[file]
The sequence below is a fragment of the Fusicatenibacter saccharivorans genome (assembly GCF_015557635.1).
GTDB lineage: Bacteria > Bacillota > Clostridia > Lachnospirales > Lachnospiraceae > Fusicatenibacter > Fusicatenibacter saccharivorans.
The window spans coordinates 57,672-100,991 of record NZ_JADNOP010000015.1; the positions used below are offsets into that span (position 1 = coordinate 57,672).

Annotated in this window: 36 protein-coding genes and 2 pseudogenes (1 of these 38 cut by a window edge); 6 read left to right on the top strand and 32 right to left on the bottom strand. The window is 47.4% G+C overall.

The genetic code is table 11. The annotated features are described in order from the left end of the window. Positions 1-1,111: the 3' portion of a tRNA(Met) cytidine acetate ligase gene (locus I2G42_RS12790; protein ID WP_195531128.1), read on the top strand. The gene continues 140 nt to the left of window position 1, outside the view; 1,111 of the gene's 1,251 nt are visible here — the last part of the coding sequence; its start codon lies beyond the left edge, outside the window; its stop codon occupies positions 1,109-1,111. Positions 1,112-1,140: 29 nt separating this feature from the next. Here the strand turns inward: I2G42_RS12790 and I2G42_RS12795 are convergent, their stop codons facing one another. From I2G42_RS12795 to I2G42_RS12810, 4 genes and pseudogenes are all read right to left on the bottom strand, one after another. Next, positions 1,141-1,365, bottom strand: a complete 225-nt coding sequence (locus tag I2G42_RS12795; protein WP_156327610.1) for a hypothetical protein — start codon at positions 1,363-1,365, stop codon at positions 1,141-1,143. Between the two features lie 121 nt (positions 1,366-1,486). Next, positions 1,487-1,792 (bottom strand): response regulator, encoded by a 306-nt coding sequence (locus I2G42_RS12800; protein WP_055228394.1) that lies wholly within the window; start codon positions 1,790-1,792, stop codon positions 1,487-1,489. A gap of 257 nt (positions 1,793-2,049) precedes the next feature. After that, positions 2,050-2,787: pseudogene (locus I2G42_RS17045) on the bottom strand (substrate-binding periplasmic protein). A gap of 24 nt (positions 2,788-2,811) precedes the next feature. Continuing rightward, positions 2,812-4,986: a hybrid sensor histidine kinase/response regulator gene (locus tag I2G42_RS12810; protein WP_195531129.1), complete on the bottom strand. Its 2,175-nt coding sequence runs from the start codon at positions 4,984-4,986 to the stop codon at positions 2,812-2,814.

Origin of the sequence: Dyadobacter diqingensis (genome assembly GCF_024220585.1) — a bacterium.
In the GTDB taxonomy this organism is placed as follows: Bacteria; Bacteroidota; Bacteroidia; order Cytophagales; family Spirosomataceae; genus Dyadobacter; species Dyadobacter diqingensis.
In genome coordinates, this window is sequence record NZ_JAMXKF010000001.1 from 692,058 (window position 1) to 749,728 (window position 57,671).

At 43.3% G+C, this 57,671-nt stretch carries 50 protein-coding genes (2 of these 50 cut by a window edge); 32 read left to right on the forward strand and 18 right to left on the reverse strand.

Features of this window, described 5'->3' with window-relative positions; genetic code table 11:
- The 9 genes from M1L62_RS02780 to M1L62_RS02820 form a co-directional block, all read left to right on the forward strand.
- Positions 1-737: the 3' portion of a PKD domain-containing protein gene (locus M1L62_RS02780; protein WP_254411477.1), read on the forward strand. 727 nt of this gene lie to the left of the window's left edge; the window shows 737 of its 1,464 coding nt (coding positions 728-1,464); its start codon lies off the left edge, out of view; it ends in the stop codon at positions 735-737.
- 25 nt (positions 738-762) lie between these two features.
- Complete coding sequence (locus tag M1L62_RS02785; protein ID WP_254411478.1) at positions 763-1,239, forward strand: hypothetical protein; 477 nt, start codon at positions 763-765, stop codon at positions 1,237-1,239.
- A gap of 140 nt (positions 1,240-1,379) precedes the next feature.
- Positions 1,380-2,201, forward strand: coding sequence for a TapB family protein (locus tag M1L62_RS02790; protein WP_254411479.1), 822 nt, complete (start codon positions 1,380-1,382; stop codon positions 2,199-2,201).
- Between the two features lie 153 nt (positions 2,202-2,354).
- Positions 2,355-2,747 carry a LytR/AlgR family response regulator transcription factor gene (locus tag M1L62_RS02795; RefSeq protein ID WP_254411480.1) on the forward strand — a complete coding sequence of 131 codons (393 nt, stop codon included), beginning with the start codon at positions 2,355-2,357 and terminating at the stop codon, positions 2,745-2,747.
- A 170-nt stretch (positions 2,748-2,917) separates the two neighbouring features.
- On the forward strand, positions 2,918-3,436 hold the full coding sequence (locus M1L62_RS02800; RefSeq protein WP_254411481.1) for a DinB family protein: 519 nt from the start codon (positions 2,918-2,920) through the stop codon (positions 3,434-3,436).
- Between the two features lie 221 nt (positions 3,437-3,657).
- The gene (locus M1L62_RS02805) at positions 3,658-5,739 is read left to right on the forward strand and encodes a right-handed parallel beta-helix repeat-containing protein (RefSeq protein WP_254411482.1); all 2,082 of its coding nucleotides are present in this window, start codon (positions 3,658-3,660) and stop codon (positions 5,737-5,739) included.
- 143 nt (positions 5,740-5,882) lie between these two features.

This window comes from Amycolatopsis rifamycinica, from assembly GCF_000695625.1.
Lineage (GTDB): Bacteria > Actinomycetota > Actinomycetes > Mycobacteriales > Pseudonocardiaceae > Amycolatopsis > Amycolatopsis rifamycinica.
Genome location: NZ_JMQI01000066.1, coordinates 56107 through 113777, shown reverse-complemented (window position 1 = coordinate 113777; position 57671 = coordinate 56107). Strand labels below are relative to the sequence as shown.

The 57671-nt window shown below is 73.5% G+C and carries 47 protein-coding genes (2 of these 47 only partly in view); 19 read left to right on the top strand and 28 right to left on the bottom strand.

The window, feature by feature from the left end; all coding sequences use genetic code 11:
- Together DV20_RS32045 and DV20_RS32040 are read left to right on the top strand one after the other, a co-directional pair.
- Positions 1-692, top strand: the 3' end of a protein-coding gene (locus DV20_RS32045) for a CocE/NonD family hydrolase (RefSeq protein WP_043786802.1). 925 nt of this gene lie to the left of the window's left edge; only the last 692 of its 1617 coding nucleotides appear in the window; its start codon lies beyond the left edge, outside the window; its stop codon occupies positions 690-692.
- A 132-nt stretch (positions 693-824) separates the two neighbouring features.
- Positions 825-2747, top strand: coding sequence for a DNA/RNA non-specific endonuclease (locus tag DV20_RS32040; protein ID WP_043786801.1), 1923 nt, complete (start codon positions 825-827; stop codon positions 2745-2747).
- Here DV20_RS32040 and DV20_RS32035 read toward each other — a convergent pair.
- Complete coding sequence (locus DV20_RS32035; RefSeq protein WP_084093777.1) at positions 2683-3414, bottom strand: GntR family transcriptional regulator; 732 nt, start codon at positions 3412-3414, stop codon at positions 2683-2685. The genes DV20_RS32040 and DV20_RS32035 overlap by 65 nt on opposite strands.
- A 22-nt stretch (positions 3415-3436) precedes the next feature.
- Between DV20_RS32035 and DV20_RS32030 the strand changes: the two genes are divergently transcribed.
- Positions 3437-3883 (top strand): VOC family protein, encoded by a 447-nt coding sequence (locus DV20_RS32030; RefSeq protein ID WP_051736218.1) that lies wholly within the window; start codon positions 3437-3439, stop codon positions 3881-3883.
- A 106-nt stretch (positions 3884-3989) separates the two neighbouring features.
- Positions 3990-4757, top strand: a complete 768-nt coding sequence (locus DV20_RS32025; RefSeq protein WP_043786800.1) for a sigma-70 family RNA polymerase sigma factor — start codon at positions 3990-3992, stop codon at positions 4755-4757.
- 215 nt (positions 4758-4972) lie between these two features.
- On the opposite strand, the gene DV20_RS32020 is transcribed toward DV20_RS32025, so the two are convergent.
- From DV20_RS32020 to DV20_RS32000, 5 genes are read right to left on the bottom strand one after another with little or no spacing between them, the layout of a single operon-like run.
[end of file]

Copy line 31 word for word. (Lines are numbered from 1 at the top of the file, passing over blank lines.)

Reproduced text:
- A 132-nt stretch (positions 693-824) separates the two neighbouring features.